In the early 2000s, Kremer and a colleague set out to study a group of 75 schools in Kenya. They found that a school-based program providing deworming pills to all students reduced absenteeism by more than 25 percent—a staggering result improving the health and well-being of the children directly affected, and likely of the entire local population and its economy over time. In their 2004 paper, the authors argue that the positive spillover effects easily justify providing free universal treatment to school-age children in high-risk areas.
Officials took note. After the study, with the support of NGOs, the program was scaled nationwide by the Kenyan government. From there it was picked up by multiple Indian states—and then by the Indian national government. Today the world’s second most populous country holds National Deworming Day twice a year, administered through public schools.
Bringing actionable research findings to the governments of developing countries is a major goal of Kremer’s research. “We’re not mainly writing for foreign aid donors or philanthropists,” he says, although he’s happy if they read his work. “The big win is if the Indian government decides to scale up deworming, reaching hundreds of millions of people.”
Helping to establish the experimental method in development economics earned Kremer a share of the 2019 Sveriges Riksbank Prize in Economic Sciences in Memory of Alfred Nobel. In awarding the honor to Kremer, Abhijit Banerjee, and Esther Duflo, the committee heralded a burgeoning approach to reducing global poverty that “involves dividing this issue into smaller, more manageable questions.”
Standing on stage at Stockholm University, Kremer opened his acceptance speech by describing the mentorship of a Kansas State University theoretical physicist, Larry Weaver. He recalled that he was surprised one day when Weaver mentioned being happy that a colleague had discovered an error in his work. He was happy, Kremer explained, “because he cared about advancing science.”
Kremer views experimental economics as complementing the more abstract, model-based work that has long characterized the mainstream of the discipline. As he put it in his Nobel lecture, Kremer began his academic career working “mostly alone or with one or two coauthors, using models and data which others had collected.” It was serendipity, he said, that his time in Kenya gave him the chance to work in the field, to collaborate with people in other fields, and to experiment with randomized controlled trials—a method that could “cleanly isolate the causal impact of a program or policy from confounding factors.”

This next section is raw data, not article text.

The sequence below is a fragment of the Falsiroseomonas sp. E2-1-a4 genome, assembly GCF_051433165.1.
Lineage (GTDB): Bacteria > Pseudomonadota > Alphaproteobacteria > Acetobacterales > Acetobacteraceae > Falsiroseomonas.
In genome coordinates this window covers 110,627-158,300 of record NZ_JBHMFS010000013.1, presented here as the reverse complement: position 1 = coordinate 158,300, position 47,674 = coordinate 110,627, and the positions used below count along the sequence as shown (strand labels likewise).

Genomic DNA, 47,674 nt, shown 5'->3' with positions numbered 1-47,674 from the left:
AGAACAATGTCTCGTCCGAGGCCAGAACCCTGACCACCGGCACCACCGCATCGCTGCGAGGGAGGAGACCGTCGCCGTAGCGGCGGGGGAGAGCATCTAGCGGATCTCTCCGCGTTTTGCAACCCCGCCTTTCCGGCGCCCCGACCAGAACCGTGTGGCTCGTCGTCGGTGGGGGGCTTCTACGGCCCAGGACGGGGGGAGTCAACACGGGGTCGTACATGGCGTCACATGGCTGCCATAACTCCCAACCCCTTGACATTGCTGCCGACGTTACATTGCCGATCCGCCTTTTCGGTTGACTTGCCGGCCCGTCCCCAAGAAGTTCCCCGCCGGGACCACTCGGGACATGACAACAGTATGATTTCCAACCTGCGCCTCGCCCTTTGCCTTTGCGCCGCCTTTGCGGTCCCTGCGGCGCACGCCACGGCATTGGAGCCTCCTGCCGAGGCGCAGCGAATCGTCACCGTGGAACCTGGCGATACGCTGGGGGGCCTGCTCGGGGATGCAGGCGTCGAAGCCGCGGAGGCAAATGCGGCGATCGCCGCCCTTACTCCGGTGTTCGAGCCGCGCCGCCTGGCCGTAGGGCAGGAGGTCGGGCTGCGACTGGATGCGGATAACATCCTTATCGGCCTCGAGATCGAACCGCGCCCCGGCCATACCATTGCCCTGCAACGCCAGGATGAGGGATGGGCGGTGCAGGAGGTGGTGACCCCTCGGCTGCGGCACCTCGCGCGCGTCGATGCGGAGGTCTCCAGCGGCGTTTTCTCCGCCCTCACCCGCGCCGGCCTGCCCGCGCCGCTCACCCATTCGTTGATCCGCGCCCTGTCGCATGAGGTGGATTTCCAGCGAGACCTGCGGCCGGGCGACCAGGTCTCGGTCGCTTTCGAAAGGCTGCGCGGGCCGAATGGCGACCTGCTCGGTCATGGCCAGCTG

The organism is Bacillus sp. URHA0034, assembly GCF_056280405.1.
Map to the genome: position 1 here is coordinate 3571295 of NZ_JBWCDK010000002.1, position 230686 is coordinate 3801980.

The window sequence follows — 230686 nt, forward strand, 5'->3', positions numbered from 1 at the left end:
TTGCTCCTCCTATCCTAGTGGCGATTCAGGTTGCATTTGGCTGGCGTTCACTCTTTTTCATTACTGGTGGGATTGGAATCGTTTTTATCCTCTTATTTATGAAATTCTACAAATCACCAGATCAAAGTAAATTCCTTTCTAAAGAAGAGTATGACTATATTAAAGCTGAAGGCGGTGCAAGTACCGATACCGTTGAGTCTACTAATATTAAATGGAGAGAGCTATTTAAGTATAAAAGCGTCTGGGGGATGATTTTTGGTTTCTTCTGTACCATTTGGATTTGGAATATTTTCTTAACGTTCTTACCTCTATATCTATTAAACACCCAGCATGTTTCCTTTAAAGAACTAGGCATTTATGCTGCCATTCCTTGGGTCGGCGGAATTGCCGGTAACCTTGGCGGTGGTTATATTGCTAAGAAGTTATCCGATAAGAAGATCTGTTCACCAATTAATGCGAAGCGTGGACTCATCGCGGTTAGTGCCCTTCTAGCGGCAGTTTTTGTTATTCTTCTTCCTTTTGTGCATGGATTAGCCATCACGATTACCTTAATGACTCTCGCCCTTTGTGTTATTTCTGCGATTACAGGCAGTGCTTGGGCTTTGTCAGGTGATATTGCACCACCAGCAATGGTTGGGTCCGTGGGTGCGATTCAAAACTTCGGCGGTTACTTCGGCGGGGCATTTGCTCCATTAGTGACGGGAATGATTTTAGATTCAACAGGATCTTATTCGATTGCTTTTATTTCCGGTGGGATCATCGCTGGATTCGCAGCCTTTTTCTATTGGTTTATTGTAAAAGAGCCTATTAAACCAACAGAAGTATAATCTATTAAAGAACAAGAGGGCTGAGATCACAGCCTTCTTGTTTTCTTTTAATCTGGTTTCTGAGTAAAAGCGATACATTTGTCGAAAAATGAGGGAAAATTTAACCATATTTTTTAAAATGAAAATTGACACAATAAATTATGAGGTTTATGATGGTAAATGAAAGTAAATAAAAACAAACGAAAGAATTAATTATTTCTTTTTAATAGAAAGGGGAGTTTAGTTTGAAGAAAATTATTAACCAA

Through doing that work, one experiment at a time, he came to see how the experimental method could be elevated to “a fundamentally different type of economics research,” one distinguished by the richness of its empirical context and the specificity of the practical questions it attempts to solve.
This way of working also requires a high degree of collaboration. “It’s obviously fantastic to get the prize,” Kremer says, but he is quick to spread the credit to a broad group of partners that includes fellow development economists; the personnel collecting survey data; allied researchers from disciplines such as education and psychology; funders like the British Department for International Development (now the Foreign Commonwealth and Development Office), the World Bank, and the US Agency for International Development (USAID); and the farmers, teachers, and other people he has met and learned from. “You wind up spending a lot of time in the field,” Kremer says. “That exposes the economist to a richer set of ideas.”
In his Nobel lecture Kremer shared his greatest hope for the work he does: “innovations in social institutions designed to accelerate scientific and technological change and orient it toward human needs.”
In 2020 Kremer brought his engaged experimental approach to the University of Chicago when he joined the Kenneth C. Griffin Department of Economics and the Harris School of Public Policy as a University Professor. It’s technically not the first time Kremer has taught on the quads—he was a visiting professor in the spring of 1993—but his responsibilities are much greater today. Notably, he is serving as faculty director of the new Development Economics Center, part of the Becker Friedman Institute for Economics (BFI).
Announced in January, the Development Economics Center continues the interdisciplinary work of BFI’s previous Development Economics Research Initiative: developing collaborative approaches to the challenges faced by lower-income countries, engaging with policy makers, and awarding grants to UChicago PhD students and junior faculty working in the field. The Development Economics Center also includes the Weiss Fund for Research in Development Economics, to which Kremer and his co-recipients donated their Nobel Prize money, and the Development Innovation Lab, where Kremer has been serving as founding director since his arrival in 2020.
“The University of Chicago is extremely fortunate to have Michael Kremer leading our collaborative development economics efforts,” says BFI director Michael Greenstone, LAB’87, the Milton Friedman Distinguished Service Professor in Economics and the College. He calls Kremer “a true pioneer in conducting experiments with randomized controlled trials to explore the root causes of poverty in developing countries.”